Salesforce CEO Marc Benioff joined in with a tweet announcing his company was “canceling all programs that require our customers/employees to travel to Indiana to face discrimination.” CNN reported both pharmaceutical company Eli Lilly and the Indiana Chamber of Commerce also opposed the bill.

Some organizations flying the banner of Christianity also are piling on. The Disciples of Christ denomination threatened to cancel its convention in the state, calling the legislation “hate and bigotry.”

But Michael Brown, an expert who holds a Ph.D. from New York University and is author of “A Queer Thing Happened to America: And What a Long Strange Trip It’s Been,” contends religious believers are under attack, not homosexuals.

“I understand the concerns that this bill could be used to discriminate against others, including but not limited to LGBT people,” Brown said. “But in reality, bills like this are desperately needed today, as fundamental American rights are being sacrificed at the altar of LGBT rights.”

Kengor agrees, pointing to cases around the country where Christian small business owners were targeted because of their refusal to violate the tenets of their faith.

“Religious believers are finding that they need to take once unimaginable steps to protect their religious beliefs,” Kengor said. “What do you expect them to do when gay groups and liberals are suing florists and bakers and photographers all over the country?”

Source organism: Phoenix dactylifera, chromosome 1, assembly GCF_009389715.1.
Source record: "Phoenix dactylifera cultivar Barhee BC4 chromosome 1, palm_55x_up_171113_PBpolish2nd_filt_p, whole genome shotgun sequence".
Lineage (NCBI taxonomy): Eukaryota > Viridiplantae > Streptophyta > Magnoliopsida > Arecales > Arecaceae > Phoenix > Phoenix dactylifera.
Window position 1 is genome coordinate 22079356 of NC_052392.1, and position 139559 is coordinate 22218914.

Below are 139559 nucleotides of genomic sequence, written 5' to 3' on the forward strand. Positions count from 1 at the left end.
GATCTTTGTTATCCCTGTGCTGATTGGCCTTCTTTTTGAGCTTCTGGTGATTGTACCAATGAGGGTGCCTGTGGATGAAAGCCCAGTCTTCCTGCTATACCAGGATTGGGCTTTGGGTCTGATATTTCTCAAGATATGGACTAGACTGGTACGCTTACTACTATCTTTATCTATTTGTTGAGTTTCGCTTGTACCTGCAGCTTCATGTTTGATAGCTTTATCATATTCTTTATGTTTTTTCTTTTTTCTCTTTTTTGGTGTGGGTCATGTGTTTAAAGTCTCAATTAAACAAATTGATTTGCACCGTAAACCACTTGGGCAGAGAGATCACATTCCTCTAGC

In a brief statement when he signed the bill, Pence said, “This bill is not about discrimination, and if I thought it legalized discrimination I would have vetoed it.”

Ultimately, Kengor says, it is a defensive measure.

Kengor observes the economic campaign against Indiana is similar to one waged against Arizona when the state considered a similar law. After weeks of threats and media criticism, Arizona Gov. Jan Brewer ultimately vetoed the bill in February 2014.

“What Indiana is doing is a predictable response aimed at trying to protect the religious rights of religious believers,” Kengor said. “And when gay groups and liberals respond by boycotting and bullying, these believers will say, ‘See, I told you so.’

“Genuine respect and tolerance and diversity needs to be a two-way street.”

David Kupelian, author of “The Marketing of Evil,” says the LGBT movement is simply wrong when it compares “gay rights” to the  civil rights movement.

“The core underlying problem is, the LGBT movement demands that sexual orientation be treated, legally and culturally, as identical to race and gender. That means, if you have a moral objection to participating, say as a photographer or baker, in the wedding of two homosexual men, you are the equivalent to a vile racist or Klansman. This moral equivalence between race and sexual orientation, which sounded OK to many in theory, now is coming under severe testing as it plays out in the real world. Americans, the vast majority of whom self-identify as Christians, don’t like being required to violate their core moral and religious values,” he said.

“Preferring not to celebrate homosexual marriage is not identical to discriminating against black people, and everyone knows it, including most in the LGBT movement.”

For that reason, Brown thinks Indiana’s experience is only the beginning.

“I believe we’ll see more and more bills like this coming into law in the months ahead,” he said. “And the gay bullying will ultimately backfire because Americans are a freedom-loving people.”